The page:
Bloody Spots in Poo

Discussion in 'Emergencies / Diseases / Injuries and Cures' started by Sk8inChick(en), Nov 4, 2012.

  1. Sk8inChick(en)

    Sk8inChick(en) Chillin' With My Peeps

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    May 12, 2011
    The Show-Me State
    Yesterday I found some chicken poo in the yard that had a significant amout of blood in it. It was also runny. I have been checking on them frequently since, and this morning, when I cleaned off the roosting board, I saw some more poo with blood in it. This time it wasn't runny, but there were still spots blood in it.

    I know that abnormal poo can be a sign of illness, but that is the only thing I've noticed. My pullet who is laying has stopped, but she quit about a month ago, coinciding with the deacrease in daylight, so I assumed that it was just her "winter break."

    If anyone can give me some information about possible causes for this, I would greatly appreciate it. I do have a link to a poop chart, and I haven't looked at it yet, but I know that blood can be reason to suspet that something isn't right.

    Thank you so much!
     
  2. ChickensAreSweet

    ChickensAreSweet Heavenly Grains for Hens

    The disease that folks usually think about with bloody poo (not just a shed intestinal lining, which is mushy and not very much blood) is coccidiosis.

    However, there is also necrotic enteritis:
    http://edis.ifas.ufl.edu/ps044
    diagnosis charts at bottom

    coccidiosis:
    http://www.clemson.edu/public/lph/ahp/disease_links/images/coccidia.pdf

    Treatment for coccidiosis is Corid or Sulmet (Corid treats more strains, available in the cattle section of feed store).

    Also capillaria (a type of worms) can cause hemorrhaging in the intestines:
    http://extension.unh.edu/resources/files/resource000811_rep844.pdf

    Given that the only sign is bloody droppings I'd treat with Corid and you should see improvement within 24 hours if coccidiosis is what it was. I give Corid 9.6% liquid, 9.5 ml per gallon of drinking water mixing new solution daily for 5-7 days.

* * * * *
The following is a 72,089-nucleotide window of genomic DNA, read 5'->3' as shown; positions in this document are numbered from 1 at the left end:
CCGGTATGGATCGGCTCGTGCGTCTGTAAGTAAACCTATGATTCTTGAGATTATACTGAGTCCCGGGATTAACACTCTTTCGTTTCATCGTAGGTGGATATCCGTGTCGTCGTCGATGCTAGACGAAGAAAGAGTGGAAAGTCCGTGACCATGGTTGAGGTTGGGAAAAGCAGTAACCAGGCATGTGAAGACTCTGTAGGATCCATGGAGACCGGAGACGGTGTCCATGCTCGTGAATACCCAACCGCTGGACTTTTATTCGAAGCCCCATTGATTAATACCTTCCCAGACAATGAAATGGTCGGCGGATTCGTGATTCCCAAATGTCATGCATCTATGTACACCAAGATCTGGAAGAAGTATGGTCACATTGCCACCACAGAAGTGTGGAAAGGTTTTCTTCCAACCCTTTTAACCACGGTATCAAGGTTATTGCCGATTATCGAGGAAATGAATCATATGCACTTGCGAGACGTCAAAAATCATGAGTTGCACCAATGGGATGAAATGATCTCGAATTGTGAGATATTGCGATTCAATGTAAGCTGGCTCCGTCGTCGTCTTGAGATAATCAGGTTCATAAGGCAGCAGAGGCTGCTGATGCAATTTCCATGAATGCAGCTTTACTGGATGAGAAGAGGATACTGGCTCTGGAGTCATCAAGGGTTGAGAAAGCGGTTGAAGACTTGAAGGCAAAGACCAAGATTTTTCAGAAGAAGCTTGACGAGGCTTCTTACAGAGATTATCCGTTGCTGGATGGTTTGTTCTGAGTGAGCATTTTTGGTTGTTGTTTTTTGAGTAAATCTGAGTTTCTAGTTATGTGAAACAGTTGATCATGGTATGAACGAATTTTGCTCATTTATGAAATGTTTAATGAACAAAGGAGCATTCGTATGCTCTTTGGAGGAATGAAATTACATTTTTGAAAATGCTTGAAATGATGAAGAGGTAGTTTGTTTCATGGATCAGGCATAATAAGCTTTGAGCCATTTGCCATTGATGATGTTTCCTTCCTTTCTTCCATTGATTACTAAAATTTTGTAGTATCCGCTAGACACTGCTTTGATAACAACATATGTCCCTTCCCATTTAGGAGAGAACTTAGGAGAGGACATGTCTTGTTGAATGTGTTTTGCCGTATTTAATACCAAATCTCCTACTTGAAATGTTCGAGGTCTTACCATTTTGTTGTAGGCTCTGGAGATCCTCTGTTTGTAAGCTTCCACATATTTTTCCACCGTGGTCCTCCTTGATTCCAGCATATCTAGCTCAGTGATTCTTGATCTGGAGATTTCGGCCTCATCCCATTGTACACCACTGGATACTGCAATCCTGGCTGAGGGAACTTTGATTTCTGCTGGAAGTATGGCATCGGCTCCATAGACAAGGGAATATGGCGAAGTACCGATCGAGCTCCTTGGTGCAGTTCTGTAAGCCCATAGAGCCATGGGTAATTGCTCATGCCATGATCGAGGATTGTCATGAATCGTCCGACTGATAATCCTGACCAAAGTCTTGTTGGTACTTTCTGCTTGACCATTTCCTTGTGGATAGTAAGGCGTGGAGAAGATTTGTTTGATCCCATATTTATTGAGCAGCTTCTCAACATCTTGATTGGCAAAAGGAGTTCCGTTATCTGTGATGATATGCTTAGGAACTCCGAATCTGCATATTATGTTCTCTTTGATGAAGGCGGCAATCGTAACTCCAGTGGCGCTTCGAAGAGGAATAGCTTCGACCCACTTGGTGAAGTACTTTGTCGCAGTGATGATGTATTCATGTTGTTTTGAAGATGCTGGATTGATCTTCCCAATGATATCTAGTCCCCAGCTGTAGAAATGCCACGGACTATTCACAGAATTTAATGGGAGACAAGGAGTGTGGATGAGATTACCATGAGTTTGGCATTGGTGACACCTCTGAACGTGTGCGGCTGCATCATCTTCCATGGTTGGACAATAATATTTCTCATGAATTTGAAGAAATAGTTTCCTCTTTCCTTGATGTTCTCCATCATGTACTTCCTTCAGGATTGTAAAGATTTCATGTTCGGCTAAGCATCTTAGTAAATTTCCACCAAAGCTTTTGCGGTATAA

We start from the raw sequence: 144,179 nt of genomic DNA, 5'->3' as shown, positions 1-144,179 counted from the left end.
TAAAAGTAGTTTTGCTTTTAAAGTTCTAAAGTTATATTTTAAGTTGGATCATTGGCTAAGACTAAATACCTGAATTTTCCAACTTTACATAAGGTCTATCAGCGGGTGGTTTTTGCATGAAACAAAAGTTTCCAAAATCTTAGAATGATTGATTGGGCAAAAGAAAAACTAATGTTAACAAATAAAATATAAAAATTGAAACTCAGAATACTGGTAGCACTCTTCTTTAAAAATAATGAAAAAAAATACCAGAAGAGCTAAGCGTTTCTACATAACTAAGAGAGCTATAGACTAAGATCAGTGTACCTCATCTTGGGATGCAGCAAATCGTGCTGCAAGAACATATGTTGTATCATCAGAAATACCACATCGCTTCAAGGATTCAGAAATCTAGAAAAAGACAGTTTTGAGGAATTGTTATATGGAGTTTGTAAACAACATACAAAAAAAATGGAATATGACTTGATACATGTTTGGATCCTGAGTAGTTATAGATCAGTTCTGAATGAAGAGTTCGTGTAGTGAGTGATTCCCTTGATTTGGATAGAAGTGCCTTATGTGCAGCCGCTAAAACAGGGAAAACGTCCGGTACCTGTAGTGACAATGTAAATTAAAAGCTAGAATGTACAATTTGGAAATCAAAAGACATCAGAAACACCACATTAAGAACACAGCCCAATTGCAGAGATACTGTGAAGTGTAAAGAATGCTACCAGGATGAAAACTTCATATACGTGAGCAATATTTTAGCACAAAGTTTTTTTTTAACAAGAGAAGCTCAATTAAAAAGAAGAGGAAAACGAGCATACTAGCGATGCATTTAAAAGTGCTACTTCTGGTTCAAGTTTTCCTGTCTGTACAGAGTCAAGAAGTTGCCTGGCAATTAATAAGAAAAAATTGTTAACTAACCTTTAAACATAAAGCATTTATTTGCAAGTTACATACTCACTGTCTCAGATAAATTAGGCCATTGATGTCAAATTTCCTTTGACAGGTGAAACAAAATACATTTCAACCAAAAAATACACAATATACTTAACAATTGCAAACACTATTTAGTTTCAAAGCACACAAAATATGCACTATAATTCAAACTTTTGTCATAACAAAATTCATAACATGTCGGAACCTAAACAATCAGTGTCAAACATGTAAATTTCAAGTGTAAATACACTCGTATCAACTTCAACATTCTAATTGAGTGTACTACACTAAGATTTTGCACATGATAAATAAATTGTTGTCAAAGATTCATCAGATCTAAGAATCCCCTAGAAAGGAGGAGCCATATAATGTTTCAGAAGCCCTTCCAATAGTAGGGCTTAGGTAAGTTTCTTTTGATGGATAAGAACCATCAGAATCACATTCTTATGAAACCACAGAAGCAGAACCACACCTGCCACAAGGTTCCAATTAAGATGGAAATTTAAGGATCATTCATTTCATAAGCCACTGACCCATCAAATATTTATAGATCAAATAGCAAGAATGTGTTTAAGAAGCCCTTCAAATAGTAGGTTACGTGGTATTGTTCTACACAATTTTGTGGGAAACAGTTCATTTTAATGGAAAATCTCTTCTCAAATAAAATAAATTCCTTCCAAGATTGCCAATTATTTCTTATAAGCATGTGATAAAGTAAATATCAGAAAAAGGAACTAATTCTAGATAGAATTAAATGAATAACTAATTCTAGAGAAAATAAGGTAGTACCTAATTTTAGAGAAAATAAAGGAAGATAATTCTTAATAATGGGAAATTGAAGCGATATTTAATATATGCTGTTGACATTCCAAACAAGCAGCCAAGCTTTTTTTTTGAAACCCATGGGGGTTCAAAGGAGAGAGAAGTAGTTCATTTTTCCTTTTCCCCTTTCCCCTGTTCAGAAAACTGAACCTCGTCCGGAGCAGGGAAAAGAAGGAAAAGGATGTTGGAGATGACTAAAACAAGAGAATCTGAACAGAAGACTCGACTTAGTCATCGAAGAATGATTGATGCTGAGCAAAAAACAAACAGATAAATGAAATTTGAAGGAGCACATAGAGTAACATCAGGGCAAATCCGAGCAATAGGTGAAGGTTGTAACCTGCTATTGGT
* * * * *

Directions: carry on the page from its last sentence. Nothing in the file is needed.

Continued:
Don't administer vitamins during Corid administration, as it is a thiamine blocker.

    Some vets will do a fecal test for coccidiosis and worms for a small fee (I personally feel that it is always helpful to get a poo test if you aren't sure of what you are dealing with but false negatives are possible with the fecal float for worms).

    I won't raise chicks without a bottle of Corid around. Yours are older but if immunocompromised or on new soil coccidiosis can occur (they should have built up an immunity to it, in other words, as it is usually a disease of 8 weeks and younger).
     
    Last edited: Nov 4, 2012
  3. Sk8inChick(en)

    Sk8inChick(en) Chillin' With My Peeps

    631
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    May 12, 2011
    The Show-Me State
    Thank you so much!

    I think I will get some Corid and get the test from our vet.

    I notice that you said something about shedding of the intstinal lining? The blood is kind of, well, thick and gelatinous and there isn't that much of it. Could this just be something that occurs naturally once in a while?

    Again, thank you so much for your help! It is much appreciated!
     
    Last edited: Nov 4, 2012
  4. ChickensAreSweet

    ChickensAreSweet Heavenly Grains for Hens

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